It is becoming increasingly common for employers in the UK to offer settlement agreements instead of going through the redundancy process with their employees. Settlement agreements – also known as compromise agreements – are also used by employers when they wish to resolve a dispute without going to employment tribunal.

At Thompsons, we have dedicated lawyers who specialise in supporting employees through the settlement agreement process. While there are many things to consider if you are offered a settlement agreement, many of those we represent are concerned about whether signing could affect their future career.

In this guide, our experienced employment lawyers will answer frequently asked questions about getting a job after a settlement agreement.

 

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Do I have to work my notice period after a settlement agreement?

No, you do not necessarily have to work your notice period.

Your employer may offer you payment in lieu of notice (PILON). This usually means you will receive the benefits and money – including notice pay – you would have received during your notice period, without actually having to work it.

If your employer offers you PILON, it will be specified in the settlement agreement.

If your employer expects you to work your notice, you may wish to request PILON during negotiations. If your employer will not offer PILON, it is a good idea to request that time off for interviews is included in the agreement. Our specialist lawyers can support you through negotiating a settlement agreement with your employer to ensure that you get the best possible terms.

 

Is it more difficult to find a job after a settlement agreement?

In most circumstances, the existence of a settlement agreement alone will not hinder your ability to secure another job. However, some agreements may contain restrictions that prevent you from working for another employer for an agreed period of time.

Employers often want to prevent you from working for a direct competitor who could use the information and contacts you bring with you to harm your former employer commercially. These types of clauses are known as restrictive covenants and your employer may refuse to go down the path of a settlement agreement unless they are included.

Any restrictive covenant that is inserted into a settlement agreement should be reasonable and shouldn’t restrict you for a long period of time. It shouldn’t be so broad that it prevents you from finding employment across a whole industry or professional field.

It might be possible to agree on a waiver of an existing restrictive covenant with your employer to enable you to take up another job.

Restrictive covenants are a complex area of law that require advice from specialist employment solicitors.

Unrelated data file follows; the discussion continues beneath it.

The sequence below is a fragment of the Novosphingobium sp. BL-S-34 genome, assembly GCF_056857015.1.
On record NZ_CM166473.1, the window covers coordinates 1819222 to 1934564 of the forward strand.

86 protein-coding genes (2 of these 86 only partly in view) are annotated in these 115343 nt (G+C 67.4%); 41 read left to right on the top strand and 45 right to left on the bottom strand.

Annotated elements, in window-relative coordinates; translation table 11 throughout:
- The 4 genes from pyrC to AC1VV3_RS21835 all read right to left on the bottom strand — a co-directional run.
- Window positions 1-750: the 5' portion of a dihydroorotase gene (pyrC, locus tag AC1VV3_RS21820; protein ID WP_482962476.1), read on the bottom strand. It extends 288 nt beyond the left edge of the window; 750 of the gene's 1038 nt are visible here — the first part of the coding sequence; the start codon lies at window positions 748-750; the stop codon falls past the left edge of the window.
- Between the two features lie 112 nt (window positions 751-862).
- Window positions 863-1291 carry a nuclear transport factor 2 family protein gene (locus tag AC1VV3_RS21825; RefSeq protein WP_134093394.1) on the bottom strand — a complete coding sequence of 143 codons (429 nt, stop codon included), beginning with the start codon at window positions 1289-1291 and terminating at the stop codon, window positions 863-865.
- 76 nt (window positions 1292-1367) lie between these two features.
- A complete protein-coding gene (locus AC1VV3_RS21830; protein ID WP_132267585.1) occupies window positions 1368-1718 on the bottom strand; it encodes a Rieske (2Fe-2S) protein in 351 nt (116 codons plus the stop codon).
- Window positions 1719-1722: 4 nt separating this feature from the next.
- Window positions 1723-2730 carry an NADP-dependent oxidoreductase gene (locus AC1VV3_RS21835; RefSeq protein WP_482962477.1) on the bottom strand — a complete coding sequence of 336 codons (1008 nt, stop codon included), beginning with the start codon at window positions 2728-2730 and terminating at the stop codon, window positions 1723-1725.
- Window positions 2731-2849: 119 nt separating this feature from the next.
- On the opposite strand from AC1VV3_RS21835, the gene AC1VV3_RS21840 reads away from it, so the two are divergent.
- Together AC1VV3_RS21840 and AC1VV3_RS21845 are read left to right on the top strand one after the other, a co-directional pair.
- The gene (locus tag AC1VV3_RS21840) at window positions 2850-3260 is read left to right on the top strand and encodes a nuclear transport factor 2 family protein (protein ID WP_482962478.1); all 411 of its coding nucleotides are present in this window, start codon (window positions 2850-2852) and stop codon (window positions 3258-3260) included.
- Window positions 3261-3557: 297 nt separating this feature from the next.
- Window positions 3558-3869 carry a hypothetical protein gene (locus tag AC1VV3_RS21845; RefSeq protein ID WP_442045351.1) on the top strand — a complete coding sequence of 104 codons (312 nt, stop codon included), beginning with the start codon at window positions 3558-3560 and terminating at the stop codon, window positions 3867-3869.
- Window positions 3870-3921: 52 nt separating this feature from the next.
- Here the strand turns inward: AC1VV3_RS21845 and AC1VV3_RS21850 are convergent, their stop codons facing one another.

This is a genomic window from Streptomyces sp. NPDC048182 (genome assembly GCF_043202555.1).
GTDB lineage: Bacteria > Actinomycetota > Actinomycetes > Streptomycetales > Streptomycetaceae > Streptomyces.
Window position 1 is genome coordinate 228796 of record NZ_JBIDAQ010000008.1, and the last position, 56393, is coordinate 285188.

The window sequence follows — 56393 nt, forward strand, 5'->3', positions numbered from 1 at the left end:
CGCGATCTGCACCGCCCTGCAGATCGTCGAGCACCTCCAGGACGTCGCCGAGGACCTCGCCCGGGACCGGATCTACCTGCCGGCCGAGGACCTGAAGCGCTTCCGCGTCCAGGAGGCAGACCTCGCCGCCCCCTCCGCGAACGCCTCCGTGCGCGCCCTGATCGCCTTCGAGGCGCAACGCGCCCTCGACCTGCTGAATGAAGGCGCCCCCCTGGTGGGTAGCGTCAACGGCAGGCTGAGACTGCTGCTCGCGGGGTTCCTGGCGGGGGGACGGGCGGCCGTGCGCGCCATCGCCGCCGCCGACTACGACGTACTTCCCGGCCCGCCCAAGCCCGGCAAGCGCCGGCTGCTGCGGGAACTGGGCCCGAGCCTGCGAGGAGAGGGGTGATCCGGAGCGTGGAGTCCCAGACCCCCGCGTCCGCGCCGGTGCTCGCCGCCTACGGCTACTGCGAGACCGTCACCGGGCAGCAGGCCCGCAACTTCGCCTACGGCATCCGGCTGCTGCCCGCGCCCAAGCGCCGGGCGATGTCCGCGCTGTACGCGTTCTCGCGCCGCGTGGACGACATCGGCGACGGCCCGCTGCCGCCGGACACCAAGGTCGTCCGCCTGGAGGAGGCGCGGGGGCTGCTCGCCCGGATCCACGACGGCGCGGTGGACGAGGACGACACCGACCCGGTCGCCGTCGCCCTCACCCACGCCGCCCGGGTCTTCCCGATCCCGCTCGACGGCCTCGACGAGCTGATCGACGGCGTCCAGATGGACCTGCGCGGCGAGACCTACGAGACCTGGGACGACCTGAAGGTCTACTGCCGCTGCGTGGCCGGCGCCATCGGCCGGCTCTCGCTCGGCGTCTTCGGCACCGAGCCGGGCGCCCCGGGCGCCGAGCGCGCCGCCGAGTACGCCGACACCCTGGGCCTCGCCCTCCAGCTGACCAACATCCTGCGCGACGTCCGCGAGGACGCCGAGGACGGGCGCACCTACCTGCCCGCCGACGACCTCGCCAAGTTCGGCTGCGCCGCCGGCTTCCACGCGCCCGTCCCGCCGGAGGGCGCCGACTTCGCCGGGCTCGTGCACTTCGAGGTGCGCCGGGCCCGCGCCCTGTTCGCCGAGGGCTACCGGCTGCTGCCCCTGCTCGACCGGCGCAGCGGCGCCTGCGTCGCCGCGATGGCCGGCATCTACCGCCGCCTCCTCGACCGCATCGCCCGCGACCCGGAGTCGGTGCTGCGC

Can I get a reference after a settlement agreement?

A positive reference can be helpful when applying for your next job. However, unless included in your agreement, there is no legal requirement for your employer to provide you with a reference.

A settlement agreement will commonly include a clause that places an obligation on your existing employer to provide you with a reasonable reference.

In some instances, a settlement agreement may contain a clause that states that the employer is only required to supply a ‘standard reference’. This is a basic reference that outlines your job title and period of employment, but no further information about your performance.

 

How do I specify my reason for leaving a job after a settlement agreement?

It is rare for a settlement agreement to specify a 'reason for leaving' as standard. However, when both parties are bound by confidentiality, it can be beneficial to agree what you will say to prospective future employers, as well as your friends and colleagues, about your reasons for leaving.

Some settlement agreements do not state the reason for leaving, while others mention 'redundancy' or 'mutual agreement'.

 

Will a settlement agreement include a payment?

The primary goal of a settlement agreement is for you and your employer to part company on terms of that benefit you both. It is common to receive a remuneration package that includes a cash payment in addition to pay and benefits owed. In many cases, this lump sum payment, or at least part of it, will be tax-free and help pay for your day-to-day expenses as you embark on finding your next job.

It is standard practice for the employer to cover legal fees for advice on the settlement agreement, so you should not be left out of pocket by the legal process.

 

What can you do if you can’t find work after a settlement agreement?

The professional legal advice you receive before you sign a settlement agreement should have considered any restrictive covenants which seek to prevent you from working, as well the issue of a reference.

A settlement agreement is very difficult to unpick further down the line. If you believe your signed settlement agreement is too restrictive you would need to take further legal advice to avoid being in breach of contract by taking a position which the agreement prohibits.

In the event that you are struggling to find work, it may be worth seeing if you are eligible for benefits such as Job Seeker’s Allowance or Universal Credit. Seeking careers advice from organisations such as the National Careers Service may also help with your job search.

 

Legal advice for settlement agreements

At Thompsons Solicitors, we have a dedicated team of experienced settlement agreement solicitors who can guide employees through the settlement agreements process, providing specialist legal advice and helping to secure the best outcome.

If you need settlement agreement advice, call us free on 0800 0 224 224 or fill in our no-obligation settlement agreement enquiry form.